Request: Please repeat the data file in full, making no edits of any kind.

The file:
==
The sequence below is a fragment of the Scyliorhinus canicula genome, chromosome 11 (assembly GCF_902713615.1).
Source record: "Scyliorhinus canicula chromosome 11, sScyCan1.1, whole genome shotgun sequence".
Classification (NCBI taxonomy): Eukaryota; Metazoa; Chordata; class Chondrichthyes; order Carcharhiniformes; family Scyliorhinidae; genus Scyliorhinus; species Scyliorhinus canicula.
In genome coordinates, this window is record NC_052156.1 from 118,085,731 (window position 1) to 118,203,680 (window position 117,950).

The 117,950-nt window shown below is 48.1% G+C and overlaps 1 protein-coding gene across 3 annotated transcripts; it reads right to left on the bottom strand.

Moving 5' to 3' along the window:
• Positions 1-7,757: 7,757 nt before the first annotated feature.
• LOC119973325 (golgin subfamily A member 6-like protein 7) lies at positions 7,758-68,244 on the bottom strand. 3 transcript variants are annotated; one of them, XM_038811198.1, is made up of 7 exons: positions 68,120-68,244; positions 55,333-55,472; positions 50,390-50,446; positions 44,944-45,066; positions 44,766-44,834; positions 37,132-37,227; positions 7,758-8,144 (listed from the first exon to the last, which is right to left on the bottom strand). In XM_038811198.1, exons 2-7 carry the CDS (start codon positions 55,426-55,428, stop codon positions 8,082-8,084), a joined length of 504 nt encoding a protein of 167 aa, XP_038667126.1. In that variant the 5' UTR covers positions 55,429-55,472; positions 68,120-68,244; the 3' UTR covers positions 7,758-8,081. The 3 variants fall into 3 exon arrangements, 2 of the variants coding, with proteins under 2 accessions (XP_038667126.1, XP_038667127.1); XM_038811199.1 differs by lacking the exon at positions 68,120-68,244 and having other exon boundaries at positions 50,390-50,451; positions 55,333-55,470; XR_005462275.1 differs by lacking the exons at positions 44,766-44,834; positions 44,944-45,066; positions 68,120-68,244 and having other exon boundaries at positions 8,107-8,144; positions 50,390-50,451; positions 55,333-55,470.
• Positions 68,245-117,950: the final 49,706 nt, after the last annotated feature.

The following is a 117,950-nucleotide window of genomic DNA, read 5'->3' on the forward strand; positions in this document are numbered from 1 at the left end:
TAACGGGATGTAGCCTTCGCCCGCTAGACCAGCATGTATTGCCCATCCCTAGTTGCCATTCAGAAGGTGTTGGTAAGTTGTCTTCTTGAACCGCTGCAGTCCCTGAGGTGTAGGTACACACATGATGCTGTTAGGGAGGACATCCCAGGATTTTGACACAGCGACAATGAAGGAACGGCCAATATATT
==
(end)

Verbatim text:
The sequence below is a fragment of the Scyliorhinus canicula genome, chromosome 11 (assembly GCF_902713615.1).
Source record: "Scyliorhinus canicula chromosome 11, sScyCan1.1, whole genome shotgun sequence".
Classification (NCBI taxonomy): Eukaryota; Metazoa; Chordata; class Chondrichthyes; order Carcharhiniformes; family Scyliorhinidae; genus Scyliorhinus; species Scyliorhinus canicula.
In genome coordinates, this window is record NC_052156.1 from 118,085,731 (window position 1) to 118,203,680 (window position 117,950).

The 117,950-nt window shown below is 48.1% G+C and overlaps 1 protein-coding gene across 3 annotated transcripts; it reads right to left on the bottom strand.

Moving 5' to 3' along the window:
• Positions 1-7,757: 7,757 nt before the first annotated feature.
• LOC119973325 (golgin subfamily A member 6-like protein 7) lies at positions 7,758-68,244 on the bottom strand. 3 transcript variants are annotated; one of them, XM_038811198.1, is made up of 7 exons: positions 68,120-68,244; positions 55,333-55,472; positions 50,390-50,446; positions 44,944-45,066; positions 44,766-44,834; positions 37,132-37,227; positions 7,758-8,144 (listed from the first exon to the last, which is right to left on the bottom strand). In XM_038811198.1, exons 2-7 carry the CDS (start codon positions 55,426-55,428, stop codon positions 8,082-8,084), a joined length of 504 nt encoding a protein of 167 aa, XP_038667126.1. In that variant the 5' UTR covers positions 55,429-55,472; positions 68,120-68,244; the 3' UTR covers positions 7,758-8,081. The 3 variants fall into 3 exon arrangements, 2 of the variants coding, with proteins under 2 accessions (XP_038667126.1, XP_038667127.1); XM_038811199.1 differs by lacking the exon at positions 68,120-68,244 and having other exon boundaries at positions 50,390-50,451; positions 55,333-55,470; XR_005462275.1 differs by lacking the exons at positions 44,766-44,834; positions 44,944-45,066; positions 68,120-68,244 and having other exon boundaries at positions 8,107-8,144; positions 50,390-50,451; positions 55,333-55,470.
• Positions 68,245-117,950: the final 49,706 nt, after the last annotated feature.

The following is a 117,950-nucleotide window of genomic DNA, read 5'->3' on the forward strand; positions in this document are numbered from 1 at the left end:
TAACGGGATGTAGCCTTCGCCCGCTAGACCAGCATGTATTGCCCATCCCTAGTTGCCATTCAGAAGGTGTTGGTAAGTTGTCTTCTTGAACCGCTGCAGTCCCTGAGGTGTAGGTACACACATGATGCTGTTAGGGAGGACATCCCAGGATTTTGACACAGCGACAATGAAGGAACGGCCAATATATT